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Private Equity Strategies

Why private equity firms are at risk of cyber-attacks

Friday, September 29, 2017

By: Steve Schoener, Chief Technology Officer, Eze Castle Integration

Threats to private equity firms continue to grow both in scope and sophistication, meaning cyber strategies and practices require equally complex and progressive thought. Particularly for firms with limited (or nonexistent) security resources, it can be a daunting task to stay on top of the new and evolving risks at hand. But meticulous attention needs to be employed to mitigate these ongoing threats.

Today’s hackers and cyber criminals are not only targeting IT systems, but humans as well. Attacks vary in target, size and motive, but all pose serious risks to a firm’s wellbeing, thus it’s vital to be aware of common threat types targeting the private equity community. Threats to be mindful of include:

  • Malware/ransomware: Virtual cyber threats impacting firm systems and networks often taking advantage of system flaws, legacy technology and/or insufficient cyber protections

      Social engineering: Deceptive scams, e.g. phishing, intended to manipulate users into divulging confidential data or leaving open a gateway to said information

    • Insider threats: Unintentional or malicious activity on the part of a firm’s employee resulting in leaked, stolen or compromised information

    Unfortunately, once hackers gain access to your network or data, there is a lot that they can do to wreak havoc for private equity firms. In fact, with their roguish hands on the right information, the consequences can be downright destructive for a firm’s business operations and integrity.

    • With stolen passwords and login credentials, hackers can gain access to company systems and networks – not an insignificant feat.

    • Inside your email, a hacker can access, send and delete communications at will, potentially intercepting company sensitive material, financial data or personal details they can use to further infiltrate networks.

    • Hackers can decipher corporate hierarchies and send phishing emails to CFOs, for example, requesting fund transfers to provided bank account numbers.

    • A stolen or shared password could also unlock access to a firm’s CRM or accounting system, which may contain customer and potential customer information (company and personal), financials, investor analysis, sales forecasting data, etc.

    • With their hands on deal flow or portfolio acquisition information, there’s a chance hackers could disrupt M&As or deal agreements or leak company material in advance of confidential negotiations.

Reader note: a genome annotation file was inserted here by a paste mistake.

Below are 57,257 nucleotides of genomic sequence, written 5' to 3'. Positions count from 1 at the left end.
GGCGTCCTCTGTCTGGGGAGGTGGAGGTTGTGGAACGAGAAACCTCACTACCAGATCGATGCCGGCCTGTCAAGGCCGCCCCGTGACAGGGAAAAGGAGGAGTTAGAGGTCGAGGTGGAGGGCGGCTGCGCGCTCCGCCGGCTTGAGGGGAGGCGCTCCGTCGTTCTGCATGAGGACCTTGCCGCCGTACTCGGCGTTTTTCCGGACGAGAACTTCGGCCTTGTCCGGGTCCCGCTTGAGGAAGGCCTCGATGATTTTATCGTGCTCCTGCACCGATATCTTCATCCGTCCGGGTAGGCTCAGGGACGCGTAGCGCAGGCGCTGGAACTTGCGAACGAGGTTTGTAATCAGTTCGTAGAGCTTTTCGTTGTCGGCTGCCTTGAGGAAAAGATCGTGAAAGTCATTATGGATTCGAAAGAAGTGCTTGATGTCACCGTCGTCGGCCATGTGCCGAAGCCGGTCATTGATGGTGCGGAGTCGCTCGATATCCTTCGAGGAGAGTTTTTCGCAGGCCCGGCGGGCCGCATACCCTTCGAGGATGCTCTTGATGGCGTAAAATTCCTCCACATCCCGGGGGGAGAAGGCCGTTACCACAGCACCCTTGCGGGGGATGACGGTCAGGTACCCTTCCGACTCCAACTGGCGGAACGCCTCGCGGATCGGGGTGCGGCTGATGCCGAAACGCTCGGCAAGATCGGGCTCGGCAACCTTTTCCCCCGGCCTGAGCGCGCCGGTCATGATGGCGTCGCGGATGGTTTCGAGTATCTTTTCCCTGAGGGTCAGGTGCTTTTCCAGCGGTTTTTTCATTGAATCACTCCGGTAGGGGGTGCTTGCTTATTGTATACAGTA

To gain a comprehensive understanding of your security posture, private equity firms should conduct a thorough risk assessment on a regular basis. Risk assessments can take many forms (technical, regulatory, etc.) and should be conducted broadly to ultimately provide firms with a roadmap that identifies risks and provides guidance on future security initiatives. What should those initiatives include?

    Private equity firms may consider exploring industry frameworks to design comprehensive cyber programs. For example, the National Institute of Standards in Technology (NIST), focuses on building layers of security across an organization. Their primary layers – Identify, Protect, Detect, Respond and Recover – assist firms in mapping specific strategies and safeguards to ensure a comprehensive security program is designed to mitigate risk. Following are a few examples of strategies and protections firms can employ to thwart cyber-attacks:

    IDENTIFY: Risk assessments, network inventory audits

    PROTECT: Access control, security awareness training, email and endpoint security, patch management, phishing simulations, encryption

    DETECT: Intrusion detection/prevention, vulnerability assessments

    RESPOND: Incident response, remediation

    RECOVER: Backup services, disaster recovery

    Mitigating Third Party Risk

    Many private equity firms simply don’t have the necessary technical resources in-house to manage technology and security – hence, outsourcing. Outsourcing all or portions of technology and cybersecurity responsibilities to a managed service provider provides many advantages. And while relying outsourcing is a welcome relief for many firms, it does not absolve them of their responsibility to manage their own firm’s risk. In fact, on top of managing your own risk, outsourcing means also managing the risk associated with your vendors and service providers.

    A few key reminders on vendor due diligence and risk management:

    • Understand who your outsourced providers are, what functions they provide and what data/systems they have access to

    • Consider sending requests for proposals (RFPs) and DDQ documentation requests to any third parties you are evaluating and review engaged third parties annually

    • Continuously evaluate and monitor to ensure all parties are achieving their end goals and meeting expectations

    • Understand Service Level Agreements (SLAs), contractual loopholes and any third party operational practices that may affect migration plans or your firm’s security standing in the short and long-term

 
This article was published in Opalesque's Private Equity Strategies our monthly research update on the global private equity landscape including all sectors and market caps.
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